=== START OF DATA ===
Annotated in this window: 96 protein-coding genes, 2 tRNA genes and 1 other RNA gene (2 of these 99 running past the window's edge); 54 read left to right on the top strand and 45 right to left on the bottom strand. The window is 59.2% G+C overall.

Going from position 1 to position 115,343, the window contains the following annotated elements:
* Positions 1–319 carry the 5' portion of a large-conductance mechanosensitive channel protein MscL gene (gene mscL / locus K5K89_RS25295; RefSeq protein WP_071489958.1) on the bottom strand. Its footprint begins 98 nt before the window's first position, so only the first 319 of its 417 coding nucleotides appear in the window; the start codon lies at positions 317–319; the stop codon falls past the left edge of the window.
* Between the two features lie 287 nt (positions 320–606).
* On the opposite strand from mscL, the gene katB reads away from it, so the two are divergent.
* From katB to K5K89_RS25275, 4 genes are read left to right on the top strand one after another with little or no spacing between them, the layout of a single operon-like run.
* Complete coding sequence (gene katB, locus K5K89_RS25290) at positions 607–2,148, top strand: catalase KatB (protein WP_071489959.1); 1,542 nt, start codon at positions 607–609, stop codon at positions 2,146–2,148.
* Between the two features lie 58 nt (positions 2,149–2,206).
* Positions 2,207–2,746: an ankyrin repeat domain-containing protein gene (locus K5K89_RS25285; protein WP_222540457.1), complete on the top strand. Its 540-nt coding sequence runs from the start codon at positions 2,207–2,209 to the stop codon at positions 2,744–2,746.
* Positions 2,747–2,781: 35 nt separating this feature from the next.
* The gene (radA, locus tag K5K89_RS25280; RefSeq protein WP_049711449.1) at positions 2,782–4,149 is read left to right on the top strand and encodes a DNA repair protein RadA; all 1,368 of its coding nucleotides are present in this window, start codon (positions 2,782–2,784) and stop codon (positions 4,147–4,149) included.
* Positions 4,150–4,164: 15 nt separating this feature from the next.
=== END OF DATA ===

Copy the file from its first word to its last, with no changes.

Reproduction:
Annotated in this window: 96 protein-coding genes, 2 tRNA genes and 1 other RNA gene (2 of these 99 running past the window's edge); 54 read left to right on the top strand and 45 right to left on the bottom strand. The window is 59.2% G+C overall.

Going from position 1 to position 115,343, the window contains the following annotated elements:
* Positions 1–319 carry the 5' portion of a large-conductance mechanosensitive channel protein MscL gene (gene mscL / locus K5K89_RS25295; RefSeq protein WP_071489958.1) on the bottom strand. Its footprint begins 98 nt before the window's first position, so only the first 319 of its 417 coding nucleotides appear in the window; the start codon lies at positions 317–319; the stop codon falls past the left edge of the window.
* Between the two features lie 287 nt (positions 320–606).
* On the opposite strand from mscL, the gene katB reads away from it, so the two are divergent.
* From katB to K5K89_RS25275, 4 genes are read left to right on the top strand one after another with little or no spacing between them, the layout of a single operon-like run.
* Complete coding sequence (gene katB, locus K5K89_RS25290) at positions 607–2,148, top strand: catalase KatB (protein WP_071489959.1); 1,542 nt, start codon at positions 607–609, stop codon at positions 2,146–2,148.
* Between the two features lie 58 nt (positions 2,149–2,206).
* Positions 2,207–2,746: an ankyrin repeat domain-containing protein gene (locus K5K89_RS25285; protein WP_222540457.1), complete on the top strand. Its 540-nt coding sequence runs from the start codon at positions 2,207–2,209 to the stop codon at positions 2,744–2,746.
* Positions 2,747–2,781: 35 nt separating this feature from the next.
* The gene (radA, locus tag K5K89_RS25280; RefSeq protein WP_049711449.1) at positions 2,782–4,149 is read left to right on the top strand and encodes a DNA repair protein RadA; all 1,368 of its coding nucleotides are present in this window, start codon (positions 2,782–2,784) and stop codon (positions 4,147–4,149) included.
* Positions 4,150–4,164: 15 nt separating this feature from the next.